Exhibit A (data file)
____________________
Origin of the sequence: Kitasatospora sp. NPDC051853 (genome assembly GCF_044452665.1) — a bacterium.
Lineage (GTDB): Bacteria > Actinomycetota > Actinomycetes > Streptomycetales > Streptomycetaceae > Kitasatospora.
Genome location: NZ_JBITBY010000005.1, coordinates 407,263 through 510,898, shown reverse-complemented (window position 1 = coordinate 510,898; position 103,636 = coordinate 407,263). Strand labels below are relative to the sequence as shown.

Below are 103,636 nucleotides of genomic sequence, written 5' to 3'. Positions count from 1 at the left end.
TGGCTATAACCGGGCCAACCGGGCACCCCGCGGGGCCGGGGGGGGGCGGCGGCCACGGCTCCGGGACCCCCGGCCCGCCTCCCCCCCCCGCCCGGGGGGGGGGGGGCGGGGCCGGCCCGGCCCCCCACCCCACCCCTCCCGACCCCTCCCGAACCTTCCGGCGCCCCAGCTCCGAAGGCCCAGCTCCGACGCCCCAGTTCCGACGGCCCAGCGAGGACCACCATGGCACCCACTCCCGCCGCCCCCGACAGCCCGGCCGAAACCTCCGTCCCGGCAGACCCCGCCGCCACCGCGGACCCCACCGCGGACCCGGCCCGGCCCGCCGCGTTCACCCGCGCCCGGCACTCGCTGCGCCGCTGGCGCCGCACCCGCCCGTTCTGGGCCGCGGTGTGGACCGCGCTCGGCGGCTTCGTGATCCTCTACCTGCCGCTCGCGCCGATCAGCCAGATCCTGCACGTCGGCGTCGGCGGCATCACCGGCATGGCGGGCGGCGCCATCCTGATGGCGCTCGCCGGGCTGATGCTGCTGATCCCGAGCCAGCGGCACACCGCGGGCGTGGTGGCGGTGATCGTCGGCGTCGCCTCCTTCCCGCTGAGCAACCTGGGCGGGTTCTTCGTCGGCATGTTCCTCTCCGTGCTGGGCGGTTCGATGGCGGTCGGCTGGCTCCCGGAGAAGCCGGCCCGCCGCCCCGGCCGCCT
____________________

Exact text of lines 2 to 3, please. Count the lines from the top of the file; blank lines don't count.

Lineage (GTDB): Bacteria > Actinomycetota > Actinomycetes > Streptomycetales > Streptomycetaceae > Kitasatospora.
Genome location: NZ_JBITBY010000005.1, coordinates 407,263 through 510,898, shown reverse-complemented (window position 1 = coordinate 510,898; position 103,636 = coordinate 407,263). Strand labels below are relative to the sequence as shown.